Publisher: Harper Business

Review Posted Online: Feb. 6, 2017

Kirkus Reviews Issue: Feb. 15, 2017

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Striking research showing the immense complexity of ordinary thought and revealing the identities of the gatekeepers in our...

THINKING, FAST AND SLOW

A psychologist and Nobel Prize winner summarizes and synthesizes the recent decades of research on intuition and systematic thinking.

The author of several scholarly texts, Kahneman (Emeritus Psychology and Public Affairs/Princeton Univ.) now offers general readers not just the findings of psychological research but also a better understanding of how research questions arise and how scholars systematically frame and answer them. He begins with the distinction between System 1 and System 2 mental operations, the former referring to quick, automatic thought, the latter to more effortful, overt thinking. We rely heavily, writes, on System 1, resorting to the higher-energy System 2 only when we need or want to. Kahneman continually refers to System 2 as “lazy”: We don’t want to think rigorously about something. The author then explores the nuances of our two-system minds, showing how they perform in various situations. Psychological experiments have repeatedly revealed that our intuitions are generally wrong, that our assessments are based on biases and that our System 1 hates doubt and despises ambiguity. Kahneman largely avoids jargon; when he does use some (“heuristics,” for example), he argues that such terms really ought to join our everyday vocabulary. He reviews many fundamental concepts in psychology and statistics (regression to the mean, the narrative fallacy, the optimistic bias), showing how they relate to his overall concerns about how we think and why we make the decisions that we do. Some of the later chapters (dealing with risk-taking and statistics and probabilities) are denser than others (some readers may resent such demands on System 2!), but the passages that deal with the economic and political implications of the research are gripping.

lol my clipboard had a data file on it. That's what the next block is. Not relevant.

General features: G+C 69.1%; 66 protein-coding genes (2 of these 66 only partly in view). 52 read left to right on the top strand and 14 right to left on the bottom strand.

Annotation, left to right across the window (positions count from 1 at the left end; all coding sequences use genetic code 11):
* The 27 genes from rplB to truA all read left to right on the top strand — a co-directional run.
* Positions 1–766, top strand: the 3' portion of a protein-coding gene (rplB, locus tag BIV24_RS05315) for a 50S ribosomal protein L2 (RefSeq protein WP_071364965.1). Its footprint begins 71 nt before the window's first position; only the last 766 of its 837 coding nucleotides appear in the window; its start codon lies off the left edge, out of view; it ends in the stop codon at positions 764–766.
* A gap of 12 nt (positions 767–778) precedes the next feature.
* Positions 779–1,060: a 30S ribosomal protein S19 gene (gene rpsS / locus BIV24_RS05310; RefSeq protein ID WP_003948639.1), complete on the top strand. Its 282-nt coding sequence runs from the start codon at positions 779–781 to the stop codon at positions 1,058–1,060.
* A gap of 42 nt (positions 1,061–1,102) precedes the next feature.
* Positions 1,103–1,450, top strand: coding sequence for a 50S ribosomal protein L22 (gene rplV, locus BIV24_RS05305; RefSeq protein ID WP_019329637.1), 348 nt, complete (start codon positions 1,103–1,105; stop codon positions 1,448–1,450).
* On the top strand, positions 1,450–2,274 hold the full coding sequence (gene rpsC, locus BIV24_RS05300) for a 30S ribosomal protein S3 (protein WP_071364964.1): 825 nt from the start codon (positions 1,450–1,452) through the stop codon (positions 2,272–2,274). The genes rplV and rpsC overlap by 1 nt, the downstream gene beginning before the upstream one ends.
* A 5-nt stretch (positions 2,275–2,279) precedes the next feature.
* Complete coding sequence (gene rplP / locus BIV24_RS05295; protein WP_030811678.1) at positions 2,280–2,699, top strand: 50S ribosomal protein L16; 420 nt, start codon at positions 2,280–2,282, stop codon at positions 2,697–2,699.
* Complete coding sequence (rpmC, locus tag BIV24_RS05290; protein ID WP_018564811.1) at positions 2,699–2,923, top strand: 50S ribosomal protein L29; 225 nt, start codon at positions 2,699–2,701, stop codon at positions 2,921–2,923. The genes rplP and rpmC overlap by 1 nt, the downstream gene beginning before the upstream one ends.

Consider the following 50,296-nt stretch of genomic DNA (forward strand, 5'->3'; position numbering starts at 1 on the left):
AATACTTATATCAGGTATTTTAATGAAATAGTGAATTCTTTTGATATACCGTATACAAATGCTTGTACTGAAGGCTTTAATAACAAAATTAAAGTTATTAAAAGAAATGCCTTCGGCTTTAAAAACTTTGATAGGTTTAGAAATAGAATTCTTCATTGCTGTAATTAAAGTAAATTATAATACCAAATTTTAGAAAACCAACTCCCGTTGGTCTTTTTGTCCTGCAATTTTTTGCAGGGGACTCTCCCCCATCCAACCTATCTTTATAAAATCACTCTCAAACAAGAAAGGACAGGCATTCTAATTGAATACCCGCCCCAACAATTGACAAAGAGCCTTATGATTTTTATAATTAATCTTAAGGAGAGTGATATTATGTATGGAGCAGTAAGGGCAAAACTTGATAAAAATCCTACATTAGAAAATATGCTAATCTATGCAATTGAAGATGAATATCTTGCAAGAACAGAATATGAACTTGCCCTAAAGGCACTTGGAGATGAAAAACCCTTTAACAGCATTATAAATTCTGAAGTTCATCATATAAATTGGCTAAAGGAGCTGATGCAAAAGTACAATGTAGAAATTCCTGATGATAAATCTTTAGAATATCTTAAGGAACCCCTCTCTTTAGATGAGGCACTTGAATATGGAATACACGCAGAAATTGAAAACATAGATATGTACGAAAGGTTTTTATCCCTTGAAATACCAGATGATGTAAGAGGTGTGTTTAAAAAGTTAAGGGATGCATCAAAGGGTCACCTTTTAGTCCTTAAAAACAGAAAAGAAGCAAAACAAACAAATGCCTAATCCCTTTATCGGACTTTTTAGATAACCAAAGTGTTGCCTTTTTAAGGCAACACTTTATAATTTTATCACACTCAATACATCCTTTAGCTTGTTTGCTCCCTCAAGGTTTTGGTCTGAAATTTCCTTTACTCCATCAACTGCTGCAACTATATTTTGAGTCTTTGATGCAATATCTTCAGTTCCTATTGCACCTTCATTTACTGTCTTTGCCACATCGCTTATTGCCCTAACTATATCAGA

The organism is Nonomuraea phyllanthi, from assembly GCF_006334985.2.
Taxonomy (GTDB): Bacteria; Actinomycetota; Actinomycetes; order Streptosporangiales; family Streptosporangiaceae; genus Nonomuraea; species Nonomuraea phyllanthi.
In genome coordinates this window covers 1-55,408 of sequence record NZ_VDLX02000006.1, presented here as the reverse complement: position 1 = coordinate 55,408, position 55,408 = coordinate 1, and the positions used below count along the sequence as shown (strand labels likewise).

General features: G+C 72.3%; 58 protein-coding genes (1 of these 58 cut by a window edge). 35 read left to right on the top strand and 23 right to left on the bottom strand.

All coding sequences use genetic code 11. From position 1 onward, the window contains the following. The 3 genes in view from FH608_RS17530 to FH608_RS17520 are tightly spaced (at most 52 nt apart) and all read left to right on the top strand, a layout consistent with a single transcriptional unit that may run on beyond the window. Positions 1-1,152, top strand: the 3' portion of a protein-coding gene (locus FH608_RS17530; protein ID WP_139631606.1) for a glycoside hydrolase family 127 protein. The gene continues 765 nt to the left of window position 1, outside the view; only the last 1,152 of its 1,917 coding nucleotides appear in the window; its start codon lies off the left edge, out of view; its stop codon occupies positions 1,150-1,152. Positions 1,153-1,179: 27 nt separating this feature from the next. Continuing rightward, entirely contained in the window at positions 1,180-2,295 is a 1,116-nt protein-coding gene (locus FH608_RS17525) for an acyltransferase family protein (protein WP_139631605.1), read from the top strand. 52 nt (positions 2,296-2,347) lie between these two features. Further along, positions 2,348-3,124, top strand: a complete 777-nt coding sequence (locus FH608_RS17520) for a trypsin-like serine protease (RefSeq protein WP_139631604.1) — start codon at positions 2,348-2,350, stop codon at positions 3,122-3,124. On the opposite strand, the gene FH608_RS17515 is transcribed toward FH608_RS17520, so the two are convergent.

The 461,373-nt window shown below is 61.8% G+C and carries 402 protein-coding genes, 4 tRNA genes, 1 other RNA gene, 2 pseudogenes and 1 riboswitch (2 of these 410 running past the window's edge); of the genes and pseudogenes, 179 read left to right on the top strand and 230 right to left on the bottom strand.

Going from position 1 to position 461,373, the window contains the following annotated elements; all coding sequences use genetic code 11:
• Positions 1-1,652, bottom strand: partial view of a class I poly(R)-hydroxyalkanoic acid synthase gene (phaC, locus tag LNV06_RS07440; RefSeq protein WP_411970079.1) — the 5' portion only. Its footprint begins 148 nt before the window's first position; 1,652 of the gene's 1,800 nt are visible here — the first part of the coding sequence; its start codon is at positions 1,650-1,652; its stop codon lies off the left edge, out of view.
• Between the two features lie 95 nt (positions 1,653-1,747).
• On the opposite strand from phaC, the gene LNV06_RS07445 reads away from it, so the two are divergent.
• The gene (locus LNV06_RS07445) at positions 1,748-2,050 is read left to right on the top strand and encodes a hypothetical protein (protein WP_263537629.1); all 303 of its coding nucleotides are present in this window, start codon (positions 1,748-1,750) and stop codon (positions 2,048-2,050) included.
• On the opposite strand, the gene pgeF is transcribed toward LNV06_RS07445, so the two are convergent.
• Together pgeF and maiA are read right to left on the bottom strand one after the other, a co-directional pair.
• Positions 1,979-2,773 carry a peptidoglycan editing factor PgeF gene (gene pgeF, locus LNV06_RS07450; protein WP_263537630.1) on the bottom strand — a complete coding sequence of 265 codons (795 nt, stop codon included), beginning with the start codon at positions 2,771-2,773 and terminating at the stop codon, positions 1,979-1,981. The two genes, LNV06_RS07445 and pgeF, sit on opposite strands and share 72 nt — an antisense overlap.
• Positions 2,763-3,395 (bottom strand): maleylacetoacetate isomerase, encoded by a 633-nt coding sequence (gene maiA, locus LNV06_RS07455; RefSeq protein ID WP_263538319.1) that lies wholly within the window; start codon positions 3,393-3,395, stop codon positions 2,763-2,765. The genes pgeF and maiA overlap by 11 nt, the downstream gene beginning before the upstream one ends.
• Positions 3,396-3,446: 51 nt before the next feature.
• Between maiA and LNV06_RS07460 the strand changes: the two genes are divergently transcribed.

Striking research showing the immense complexity of ordinary thought and revealing the identities of the gatekeepers in our minds.

Pub Date: Nov. 1, 2011

ISBN: 978-0-374-27563-1

Page Count: 512

Publisher: Farrar, Straus and Giroux

Review Posted Online: Sept. 4, 2011

Kirkus Reviews Issue: Sept. 15, 2011

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A deftly argued case for a new kind of socialism that, while sure to inspire controversy, bears widespread discussion.